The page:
Portable Glass Blowing
Portable Glass Blowing

 

Cologne

Cologne, or Koln as it is called in German, originated as a Roman outpost on the Rhine – a colonia or city.  It was the birthplace of Emperor Claudius’ wife (and niece) Agrippina, and the full name in Roman times was Colonia Claudia Agrippina.  Fans of the old PBS series I, Claudius will recall that Agrippina returned the favor of having a city name for her by Claudius by poisoning him in favor of her son, Nero.  He, in turn, had her killed, so what goes around comes around.

Roman Mosaic discovered when excavating for air raid shelter
Roman Mosaic discovered when excavating for air raid shelter
Carved head - Roman Germanic Museum
Carved head – Roman Germanic Museum
Golden crown - Roman Germanic Museum
Golden crown – Roman Germanic Museum

 

 

In any case, that was too much of a mouthful to last as a city name, and it was shortened to Colonia, and then Koln or Cologne.  Situated at the border of the Roman territories, Cologne thrived as a center of trade into the Christian era, and the Bishops of Cologne wielded great authority both within the church hierarchy and secularly.  In the 12th century, a particularly war-like bishop participated in a campaign against Milan, and as his reward for contributing both troops and treasure to the effort, he claimed as his booty the purported bones of the three wise men, which he brought home to Cologne in 1164.  A fabulous reliquary was created for the remains and Cologne became one of the great pilgrimage sites of Europe.  In 1248, a great Gothic cathedral was started to house the relics. With the rises and falls in fortunes of the Catholic Church over the next centuries, the cathedral was added to in fits and starts, finally achieving the current construction, still using the medieval blueprints, in 1880.  With the exception of some relatively minor damages in World War II, the cathedral survived, although much of Cologne was destroyed by Allied bombing.  The priceless stained glass had been removed and stored in air raid shelters for safe keeping.  Interestingly, it was the construction of those air raid shelters near the cathedral that unearthed the wonderfully preserved Roman mosaics that now are displayed in the wonderful Roman Germanic Museum together with one of the largest extant collections of Roman glass found anywhere in the world.

Cologne Old Town
Cologne Old Town
Fountain, Old Town Cologne
Fountain, Old Town Cologne

Our walking tour of Cologne included both the Cathedral and the museum as well as a partially reconstructed ‘Old Town’ – contemporary buildings made in the traditional style to provide a reminder of medieval Cologne in the district around the Cathedral and the waterfront area, a wonderful pedestrian and bike friendly park and walking trail area that stretches for miles along both sides of the Rhine in Cologne.

Cologne Cathedral
Cologne Cathedral
Cologne Cathedral
Cologne Cathedral
Detail Cologne Cathedral
Detail Cologne Cathedral
Detail Cologne Cathedral Choir entry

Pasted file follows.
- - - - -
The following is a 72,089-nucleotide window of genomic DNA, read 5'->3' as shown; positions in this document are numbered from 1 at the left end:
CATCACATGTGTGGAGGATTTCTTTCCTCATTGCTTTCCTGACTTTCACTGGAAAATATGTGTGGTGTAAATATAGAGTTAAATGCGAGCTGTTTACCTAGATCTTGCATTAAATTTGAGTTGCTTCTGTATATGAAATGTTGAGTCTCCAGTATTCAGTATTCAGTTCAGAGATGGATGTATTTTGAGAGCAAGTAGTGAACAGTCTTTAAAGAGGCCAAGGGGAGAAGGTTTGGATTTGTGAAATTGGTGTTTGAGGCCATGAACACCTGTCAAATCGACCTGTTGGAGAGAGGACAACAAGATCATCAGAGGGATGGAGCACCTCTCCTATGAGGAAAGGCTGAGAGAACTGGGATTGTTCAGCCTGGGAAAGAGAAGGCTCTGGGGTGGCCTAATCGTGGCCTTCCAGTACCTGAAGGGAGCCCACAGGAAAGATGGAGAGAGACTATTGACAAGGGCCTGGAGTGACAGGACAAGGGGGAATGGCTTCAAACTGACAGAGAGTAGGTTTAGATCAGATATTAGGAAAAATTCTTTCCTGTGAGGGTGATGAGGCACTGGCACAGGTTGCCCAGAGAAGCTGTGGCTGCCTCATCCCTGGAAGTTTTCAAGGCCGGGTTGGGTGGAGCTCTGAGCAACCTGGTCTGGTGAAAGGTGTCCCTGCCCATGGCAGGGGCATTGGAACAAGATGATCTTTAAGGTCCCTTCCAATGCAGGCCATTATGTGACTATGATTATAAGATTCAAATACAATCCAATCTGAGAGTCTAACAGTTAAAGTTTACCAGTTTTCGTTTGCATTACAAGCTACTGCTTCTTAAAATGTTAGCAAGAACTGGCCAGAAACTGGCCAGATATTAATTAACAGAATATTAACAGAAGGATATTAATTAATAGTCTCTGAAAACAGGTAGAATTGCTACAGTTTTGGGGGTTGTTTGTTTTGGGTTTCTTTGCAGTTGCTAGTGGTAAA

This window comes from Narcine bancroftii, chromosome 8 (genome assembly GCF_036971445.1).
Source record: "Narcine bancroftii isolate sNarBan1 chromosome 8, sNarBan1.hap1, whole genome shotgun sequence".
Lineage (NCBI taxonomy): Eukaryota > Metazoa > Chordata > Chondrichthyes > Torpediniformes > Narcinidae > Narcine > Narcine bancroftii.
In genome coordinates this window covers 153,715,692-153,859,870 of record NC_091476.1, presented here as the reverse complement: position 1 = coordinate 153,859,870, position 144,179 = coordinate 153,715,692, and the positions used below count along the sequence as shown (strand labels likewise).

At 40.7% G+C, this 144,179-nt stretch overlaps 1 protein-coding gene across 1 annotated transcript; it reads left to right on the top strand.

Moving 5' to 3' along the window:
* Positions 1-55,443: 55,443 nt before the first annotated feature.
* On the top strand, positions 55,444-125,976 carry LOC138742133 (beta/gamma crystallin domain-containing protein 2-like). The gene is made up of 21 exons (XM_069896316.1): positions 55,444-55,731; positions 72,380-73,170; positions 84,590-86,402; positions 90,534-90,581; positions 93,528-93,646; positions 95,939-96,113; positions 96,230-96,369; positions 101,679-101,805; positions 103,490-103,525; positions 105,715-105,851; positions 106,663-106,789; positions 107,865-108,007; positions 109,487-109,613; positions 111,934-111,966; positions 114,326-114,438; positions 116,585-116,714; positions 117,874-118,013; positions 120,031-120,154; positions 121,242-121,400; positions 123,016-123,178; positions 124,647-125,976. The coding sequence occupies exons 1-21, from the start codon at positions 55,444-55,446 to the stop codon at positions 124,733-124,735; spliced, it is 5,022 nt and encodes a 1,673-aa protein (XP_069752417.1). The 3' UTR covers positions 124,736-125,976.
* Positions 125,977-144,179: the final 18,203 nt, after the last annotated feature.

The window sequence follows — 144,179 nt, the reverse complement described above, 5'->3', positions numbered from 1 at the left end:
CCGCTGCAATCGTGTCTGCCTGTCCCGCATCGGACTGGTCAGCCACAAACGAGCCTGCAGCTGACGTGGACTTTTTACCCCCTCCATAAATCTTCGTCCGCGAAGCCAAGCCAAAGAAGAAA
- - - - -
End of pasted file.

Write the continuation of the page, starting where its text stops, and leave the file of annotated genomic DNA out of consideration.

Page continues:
Detail Cologne Cathedral Choir entry

 

 

In addition to the Roman Germanic Museum, Cologne is also home to a Chocolate Museum, several art museums, a couple of small museums devoted to the development of Eau de Cologne, and a Biermuseum – actually not a beer museum, but a two story brew house, serving 50 different brands of beers from around the world, 18 of them on draught.

Cologne also serves as home to one of the great Mardi Gras Festivals, on a plane with New Orleans or Rio, with festivities beginning on the Thursday prior to Fat Tuesday and drawing celebrants in the hundreds of thousands, with parades, music, and the rather odd practice of “Lady’s Day” where women go through the town with scissors cutting men’s ties off.  Later in the week, men can claim a kiss from the lady/s who chop of their neckwear.

Statue to founder of Mardi Gras celebrations in Cologne
Statue to founder of Mardi Gras celebrations in Cologne

 

Viking River Cruises

After our rather inauspicious start, and a very disorganized scramble to get two ships worth of folks from Amsterdam to Rotterdam, things evened out and our first evening on board the Viking Eir was very pleasant, with very nice dining companions and a good, if not great, dinner.  We stayed overnight in Rotterdam, as our first port of call was at Kinderdijk – Children’s Dike – which is quite close to Rotterdam.  We are getting accustomed to the routine on Viking – breakfast is followed by an introduction to the location to be visited, then the passengers are divided into smaller groups and assigned to guides and start times are staggered so it never seems really crowded.  At least one excursion per day is complimentary, and on several days there are also optional extra cost ones as well, mostly in the evenings and involving some sort of meal, entertainment or drinks.  We were given our choice of one free optional excursion as compensation for the change from embarkation in Amsterdam to embarkation in Rotterdam, which was a nice gesture on Viking’s part.

 

 

Viking Eir Longship
Viking Eir Longship

The Eir is a new ship, being christened in March of this year and the design and decor is very Scandinavian, with light woods and muted colors predominating, and lots of light throughout the ship.  It is very attractive and the cabin space, while not large, is very efficiently designed.  The bathroom, which is quite small, still has a lot of storage, and, most innovative, has a heated floor.